Tips For Saving Your Spring Bulbs Once The Flowers Have Bloomed

Few sights are more beautiful than a garden full of tulips, daffodils, and other spring-blooming bulbs, but repurchasing and replanting new bulbs every year can become expensive. Luckily, many bulbs perennialize and can easily come back year after year. Unfortunately, if you're dealing with an overcrowded garden, moving house, or have a few bulbs in a small container, you can't care for the bulbs after the flowers have died without moving them. Thankfully, bulbs can be dug up and saved, which allows you to plant them again in a new location in the fall, or even give them away as gifts. To maximize your bulb-saving success, grow species that perennialize well, wait until the right time to dig them up, assess your bulbs' health and save only the best ones, and store and replant bulbs properly.

While most spring flowering bulbs are technically perennials, some types of tulips don't come back reliably every year. This is especially true of fancier flowers like parrot tulips and double tulips. You are far more likely to be able to save and replant bulbs from species that naturalize well. This can include tulips like Darwin hybrids and fosterianas, as well as daffodils, and even crocuses.

When and how to dig up your bulbs

If you've decided that your bulbs need to be dug up, wait until after they have finished blooming for the spring and the foliage has died back before removing them. While it may be tempting to remove the bulbs as soon as they are done flowering, you must remain patient because the leaves are making energy for the bulb to store for the next year. While you must wait until late June or early July to dig up many of your bulbs, doing so significantly increases the chances of the plants surviving and returning the next year. You may even want to give your plants some extra fertilizer while they're flowering to help with this.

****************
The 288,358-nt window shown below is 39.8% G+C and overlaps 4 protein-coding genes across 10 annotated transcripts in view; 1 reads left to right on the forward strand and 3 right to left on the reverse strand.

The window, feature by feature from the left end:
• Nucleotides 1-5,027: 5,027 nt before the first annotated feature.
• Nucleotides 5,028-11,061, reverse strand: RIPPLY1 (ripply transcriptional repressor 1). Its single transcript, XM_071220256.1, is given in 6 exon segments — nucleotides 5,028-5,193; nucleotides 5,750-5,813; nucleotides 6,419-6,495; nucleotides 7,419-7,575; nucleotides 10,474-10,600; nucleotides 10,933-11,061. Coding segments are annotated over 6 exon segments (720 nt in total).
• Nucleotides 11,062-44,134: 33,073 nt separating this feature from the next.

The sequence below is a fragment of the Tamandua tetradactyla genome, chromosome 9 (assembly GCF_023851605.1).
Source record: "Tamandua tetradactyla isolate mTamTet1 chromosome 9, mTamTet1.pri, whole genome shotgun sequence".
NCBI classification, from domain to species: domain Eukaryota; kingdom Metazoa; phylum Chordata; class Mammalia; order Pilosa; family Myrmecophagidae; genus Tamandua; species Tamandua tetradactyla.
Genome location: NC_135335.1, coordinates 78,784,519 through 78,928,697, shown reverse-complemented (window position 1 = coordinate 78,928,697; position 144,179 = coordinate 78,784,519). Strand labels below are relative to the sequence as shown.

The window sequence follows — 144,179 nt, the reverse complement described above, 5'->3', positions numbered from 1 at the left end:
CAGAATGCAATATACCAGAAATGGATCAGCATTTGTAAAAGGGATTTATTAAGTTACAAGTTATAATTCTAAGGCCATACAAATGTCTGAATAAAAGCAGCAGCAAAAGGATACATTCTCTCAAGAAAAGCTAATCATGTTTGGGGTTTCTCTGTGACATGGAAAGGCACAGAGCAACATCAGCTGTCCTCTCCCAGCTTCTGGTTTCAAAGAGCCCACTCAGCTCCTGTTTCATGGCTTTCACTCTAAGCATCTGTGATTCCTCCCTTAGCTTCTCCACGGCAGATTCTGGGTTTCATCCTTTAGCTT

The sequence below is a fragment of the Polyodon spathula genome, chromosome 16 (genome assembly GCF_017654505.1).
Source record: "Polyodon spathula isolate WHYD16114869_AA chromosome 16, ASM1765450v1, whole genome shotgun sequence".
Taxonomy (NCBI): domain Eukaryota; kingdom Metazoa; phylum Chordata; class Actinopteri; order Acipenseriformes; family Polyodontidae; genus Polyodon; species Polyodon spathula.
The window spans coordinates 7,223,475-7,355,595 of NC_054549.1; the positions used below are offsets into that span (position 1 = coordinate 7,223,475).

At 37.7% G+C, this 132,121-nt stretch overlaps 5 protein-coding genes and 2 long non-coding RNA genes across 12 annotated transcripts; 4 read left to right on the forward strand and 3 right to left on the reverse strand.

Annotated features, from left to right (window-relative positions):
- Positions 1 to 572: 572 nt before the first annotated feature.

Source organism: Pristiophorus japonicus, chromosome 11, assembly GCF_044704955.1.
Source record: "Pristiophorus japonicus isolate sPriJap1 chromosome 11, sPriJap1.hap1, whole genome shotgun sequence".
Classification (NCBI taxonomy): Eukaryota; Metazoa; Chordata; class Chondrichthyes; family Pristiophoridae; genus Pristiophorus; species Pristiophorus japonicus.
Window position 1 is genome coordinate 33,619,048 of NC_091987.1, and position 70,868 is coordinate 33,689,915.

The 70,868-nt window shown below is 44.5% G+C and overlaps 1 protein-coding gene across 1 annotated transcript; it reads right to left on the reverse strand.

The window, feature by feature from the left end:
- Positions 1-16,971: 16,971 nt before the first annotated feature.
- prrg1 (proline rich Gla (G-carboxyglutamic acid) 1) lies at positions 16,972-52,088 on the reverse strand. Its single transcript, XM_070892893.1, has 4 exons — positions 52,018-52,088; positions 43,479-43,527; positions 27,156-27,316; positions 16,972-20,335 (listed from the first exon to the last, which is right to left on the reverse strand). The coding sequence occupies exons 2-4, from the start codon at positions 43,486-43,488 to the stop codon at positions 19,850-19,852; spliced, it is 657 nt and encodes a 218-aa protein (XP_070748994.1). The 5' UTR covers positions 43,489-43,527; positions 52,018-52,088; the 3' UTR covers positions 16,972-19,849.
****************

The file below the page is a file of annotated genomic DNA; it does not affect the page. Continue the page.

Once the bulbs' foliage has yellowed and died back, you can safely remove them from the ground. When digging up your bulbs, check their health, and don't save any bulbs that appear mushy, rotten, or moldy. Small bulblets clinging to the larger bulbs can also be discarded. Then brush the loose dirt off your bulbs and allow them to dry. While these bulbs can be immediately transplanted to a different part of your garden, you can also store them to replant in the fall.

Storing and replanting your bulbs

After your bulbs have dried out they are then ready to store. You must store them in a cool dark place, with a temperature below 60 degrees Fahrenheit, but above freezing. Ideally, you should hang the bulbs in a net or place them on a layer of sand or vermiculite. 

Once autumn arrives, your bulbs will be ready to once again return to the ground. Confirm that your bulbs are still in good condition by checking for traits of a healthy bulb, which include firmness and a lack of mold. Choose a sunny location, as most spring flowering bulbs require full sun and well-draining soil. Bulbs should generally be planted twice as deep as their width. While bulbs may need to be fertilized at planting, they should not be overfertilized, so it's best to do a soil test to check your soil's health first.